31 December 2006

A plane's history

I have to admit something right here and right now. I am an addict, I love playing war games. I have spent whole nights up doing nothing but drinking large amounts of soda (or beer) and eating pretzels or chips while sitting around with friends on a large card table and play games such as Harpoon, Rising Sun, Command at sea, Flat Top, or some of the old Fleet series of games by Victory Games. I also play computer war games. The two that I am most into right now are War in the Pacific and Uncommon Valour.
In playing some of the board games and even the computer games I became interested in the units involved and platforms, along with the history they were trying to represent.

One of the more interesting aircraft that I saw in these games and learned more information about was a little known plane called the Brewster Buffalo.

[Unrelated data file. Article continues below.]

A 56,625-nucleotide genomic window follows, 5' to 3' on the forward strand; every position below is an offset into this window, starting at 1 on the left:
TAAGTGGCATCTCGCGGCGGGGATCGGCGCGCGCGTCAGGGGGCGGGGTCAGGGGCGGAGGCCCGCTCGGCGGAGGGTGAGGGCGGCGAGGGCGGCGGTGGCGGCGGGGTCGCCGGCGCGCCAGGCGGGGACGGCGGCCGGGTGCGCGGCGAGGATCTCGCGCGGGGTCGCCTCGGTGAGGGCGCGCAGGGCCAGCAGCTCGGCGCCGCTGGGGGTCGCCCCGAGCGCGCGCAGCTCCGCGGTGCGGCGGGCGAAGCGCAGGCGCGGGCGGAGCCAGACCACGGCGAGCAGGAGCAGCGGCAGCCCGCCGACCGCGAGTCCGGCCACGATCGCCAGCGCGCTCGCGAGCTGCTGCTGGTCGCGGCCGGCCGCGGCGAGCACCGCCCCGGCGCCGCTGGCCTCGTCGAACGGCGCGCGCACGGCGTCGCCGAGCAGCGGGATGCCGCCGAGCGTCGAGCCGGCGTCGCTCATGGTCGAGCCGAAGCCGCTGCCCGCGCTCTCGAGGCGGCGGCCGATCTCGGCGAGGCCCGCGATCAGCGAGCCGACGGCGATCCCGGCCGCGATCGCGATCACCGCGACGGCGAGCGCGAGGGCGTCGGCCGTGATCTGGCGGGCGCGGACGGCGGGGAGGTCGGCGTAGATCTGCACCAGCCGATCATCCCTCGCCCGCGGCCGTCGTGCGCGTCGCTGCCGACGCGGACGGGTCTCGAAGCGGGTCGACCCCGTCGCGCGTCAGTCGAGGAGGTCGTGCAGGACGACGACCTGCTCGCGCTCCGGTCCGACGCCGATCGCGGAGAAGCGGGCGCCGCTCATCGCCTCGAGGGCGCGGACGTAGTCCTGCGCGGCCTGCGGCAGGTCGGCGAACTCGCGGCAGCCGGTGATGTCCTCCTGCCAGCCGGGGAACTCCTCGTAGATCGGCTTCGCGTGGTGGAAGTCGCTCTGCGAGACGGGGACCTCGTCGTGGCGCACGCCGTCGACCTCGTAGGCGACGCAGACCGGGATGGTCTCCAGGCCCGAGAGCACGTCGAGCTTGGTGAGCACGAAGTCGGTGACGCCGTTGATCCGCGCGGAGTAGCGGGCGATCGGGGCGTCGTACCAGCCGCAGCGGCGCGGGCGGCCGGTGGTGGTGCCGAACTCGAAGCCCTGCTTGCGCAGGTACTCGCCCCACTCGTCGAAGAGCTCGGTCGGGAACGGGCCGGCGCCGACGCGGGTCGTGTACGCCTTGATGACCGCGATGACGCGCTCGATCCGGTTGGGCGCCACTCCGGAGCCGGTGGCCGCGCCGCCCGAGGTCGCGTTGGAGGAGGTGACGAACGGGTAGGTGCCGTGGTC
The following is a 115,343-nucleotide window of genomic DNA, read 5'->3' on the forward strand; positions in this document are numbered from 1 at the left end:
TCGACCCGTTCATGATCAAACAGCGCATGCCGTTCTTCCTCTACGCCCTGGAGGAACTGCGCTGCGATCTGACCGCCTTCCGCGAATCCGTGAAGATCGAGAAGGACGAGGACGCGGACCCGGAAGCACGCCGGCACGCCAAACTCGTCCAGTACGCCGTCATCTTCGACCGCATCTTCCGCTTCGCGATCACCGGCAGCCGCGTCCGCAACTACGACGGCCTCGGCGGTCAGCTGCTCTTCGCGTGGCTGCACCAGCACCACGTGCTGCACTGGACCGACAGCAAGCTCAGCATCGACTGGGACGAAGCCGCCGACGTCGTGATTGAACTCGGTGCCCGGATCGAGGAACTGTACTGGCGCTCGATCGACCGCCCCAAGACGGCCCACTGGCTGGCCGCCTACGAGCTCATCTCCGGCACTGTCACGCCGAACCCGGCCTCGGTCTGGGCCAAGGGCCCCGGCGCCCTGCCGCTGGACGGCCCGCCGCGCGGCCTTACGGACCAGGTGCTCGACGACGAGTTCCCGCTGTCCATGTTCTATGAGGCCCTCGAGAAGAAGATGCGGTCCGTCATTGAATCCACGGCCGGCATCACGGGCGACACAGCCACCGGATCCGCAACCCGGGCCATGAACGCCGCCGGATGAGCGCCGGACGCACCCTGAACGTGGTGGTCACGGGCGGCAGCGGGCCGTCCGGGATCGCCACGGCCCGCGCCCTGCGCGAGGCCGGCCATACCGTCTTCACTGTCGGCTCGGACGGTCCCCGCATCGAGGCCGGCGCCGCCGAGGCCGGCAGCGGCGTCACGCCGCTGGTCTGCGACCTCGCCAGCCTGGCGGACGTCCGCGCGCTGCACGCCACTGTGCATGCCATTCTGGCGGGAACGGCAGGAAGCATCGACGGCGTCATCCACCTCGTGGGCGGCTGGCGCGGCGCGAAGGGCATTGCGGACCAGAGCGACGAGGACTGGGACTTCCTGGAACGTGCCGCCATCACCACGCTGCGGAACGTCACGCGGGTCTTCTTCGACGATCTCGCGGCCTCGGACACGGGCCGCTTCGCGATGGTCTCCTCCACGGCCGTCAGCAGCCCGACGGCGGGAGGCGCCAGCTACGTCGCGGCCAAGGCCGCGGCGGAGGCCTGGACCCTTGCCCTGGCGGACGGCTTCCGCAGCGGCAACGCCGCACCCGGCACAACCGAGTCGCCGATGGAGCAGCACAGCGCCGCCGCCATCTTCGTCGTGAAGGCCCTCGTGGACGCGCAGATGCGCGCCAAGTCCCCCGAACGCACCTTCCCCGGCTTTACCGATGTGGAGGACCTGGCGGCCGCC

This is a controversial little plane. It was built by the Brewster Aeronautical Corporation to fill out a new US Navy fighter requirement of a monoplane that had an enclosed canopy, retractable gear, and wing flaps. This requirement came along in 1936. Now the US Navy has at times been behind the times when upgrading itself. Consider the fact that by 1936 the USAAC has just ordered to be built aircraft such as the P-35 and P-36 Hawk were being introduced and had superior performance to what was then the top of the line USN/USMC fighters the F3F

. Mainly because they were monoplane aircraft and along with superior engines were able to fly faster and maneuver better then the bi-planes that the Navy and Marines were using. So the Navy had to update itself. In turn when they put out the request they got three entries, the F2A from Brewster, the XF4F-1 by Grumman, and an entry by Seversky. The Navy picked the F2A since it had superior performance to the other two entries. Wait you say, what about the XF4F-2, didn't that become the famous F4F Wildcat? Yes and no. At the time Grumman was still pitching the XF4F-1 as a bi-plane and a further improvement of the FF-1 line and after the rejection Leroy Grumman took the drawings back to the plant in Bethpage and as they say the rest is history.